Let’s face it – Sondheim is tough. He makes his singers do things that no sane composer might otherwise do (except maybe in real opera). And this is where it gets dangerous as you need a clever director and a great cast to get the most out of a Sondheim show.
Into the Woods is no different. The intricacies of the music, the myriad of interlocking storylines and the sheer volume of words in this fun take on fairy tales makes for a very tough show to perform. Fortunately, for the most part, the cast does an admirable job in handling everything that Sondheim can throw at athem.
Combining such diverse fairy tales as Cinderella, Little Red Riding Hood, Jack and Beanstock, and others – into a single story is a terrific premise. And to mix things up even more, what if the clichés that we come to expect from the characters within these beloved fairytales are sometimes turned on their head? Take Prince Charming for instance, what happens if he is not so, well, charming? You get the idea. Sondheim takes some very familiar characters, whips them into a frenzy within this single story and voila, we have Into the Woods.
Standouts of the show include Linda Quibell as the Witch who even after losing her powers and becoming a “normal” person still has the appropriate edginess of someone wondering if they made the right choice to give up on the dark side. Katey Wright as The Bakers Wife is somewhat uneven but really shines in her solo bits of “No One is Alone” at the end of the show. And Ingrid Nilson as Little Red Riding Hood brings a bit of insanity to her role that is such a delightful twist, in a serial killer kind of way, to the naivety of our childhood memories of Little Red Riding Hood.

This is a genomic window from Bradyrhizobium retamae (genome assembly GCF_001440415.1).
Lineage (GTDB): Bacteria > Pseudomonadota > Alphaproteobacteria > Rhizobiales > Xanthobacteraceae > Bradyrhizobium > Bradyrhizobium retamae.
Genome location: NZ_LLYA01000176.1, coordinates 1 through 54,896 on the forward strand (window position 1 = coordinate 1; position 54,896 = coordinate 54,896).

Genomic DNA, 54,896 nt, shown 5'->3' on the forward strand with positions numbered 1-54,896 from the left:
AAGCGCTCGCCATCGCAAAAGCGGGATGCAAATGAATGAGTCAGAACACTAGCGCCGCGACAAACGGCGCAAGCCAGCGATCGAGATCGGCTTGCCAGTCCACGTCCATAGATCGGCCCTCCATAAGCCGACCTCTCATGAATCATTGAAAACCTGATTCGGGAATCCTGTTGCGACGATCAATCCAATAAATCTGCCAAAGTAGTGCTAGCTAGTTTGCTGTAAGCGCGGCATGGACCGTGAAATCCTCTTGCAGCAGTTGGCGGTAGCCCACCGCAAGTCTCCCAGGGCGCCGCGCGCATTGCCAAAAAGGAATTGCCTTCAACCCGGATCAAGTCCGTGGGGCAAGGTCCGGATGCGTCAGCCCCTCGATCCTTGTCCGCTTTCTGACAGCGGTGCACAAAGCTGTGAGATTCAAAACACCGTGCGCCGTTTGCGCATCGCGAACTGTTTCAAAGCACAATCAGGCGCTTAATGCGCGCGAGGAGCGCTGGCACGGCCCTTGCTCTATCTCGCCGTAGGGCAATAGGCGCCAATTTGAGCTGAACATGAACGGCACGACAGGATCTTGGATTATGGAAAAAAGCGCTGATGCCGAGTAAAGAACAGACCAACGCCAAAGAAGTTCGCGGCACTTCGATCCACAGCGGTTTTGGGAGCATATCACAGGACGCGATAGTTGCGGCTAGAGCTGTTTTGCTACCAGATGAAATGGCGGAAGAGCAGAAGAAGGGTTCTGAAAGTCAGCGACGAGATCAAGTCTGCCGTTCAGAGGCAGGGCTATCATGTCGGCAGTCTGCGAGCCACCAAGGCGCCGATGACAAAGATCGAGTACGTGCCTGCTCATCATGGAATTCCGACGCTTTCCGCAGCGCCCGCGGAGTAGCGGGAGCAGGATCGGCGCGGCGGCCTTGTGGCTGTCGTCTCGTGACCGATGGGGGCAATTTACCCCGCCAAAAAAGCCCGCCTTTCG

We had hoped for so much more from the Prince Charmings and although Ryan Reid and Jonathan Winsby definitely bring a slight bent to who we think a Prince Charming should be, it is Winsby who steals the show from his brother Prince but only because he also plays double-duty in the absolutely delicious, although brief, role of the Wolf. Director Peter Jorgensen must take much of the blame for this though as he had such an opportunity with Reid and Winsby.
Where this cast really shines is in the ensemble numbers. It is obvious that with the help of the entire cast they have the confidence and ability to handle Sondheim. Unfortunately though, Sondheim doesn’t give them that many opportunities as a chorus.
At almost three hours in length, Into the Woods not only tests the actors but it also tests the audience in this very, very long show. Maybe once the new Vancouver East Cultural Centre is opened in a few years, Patrick Street Productions will remount the show and, hopefully, with new seats it won’t be as uncomfortable to sit this long.
As the inaugural show for the newly formed Patrick Street Productions, this new team could not have chosen a more difficult show to let Vancouver audiences know what they are capable of and we can only assume things will get easier for them with future show choices.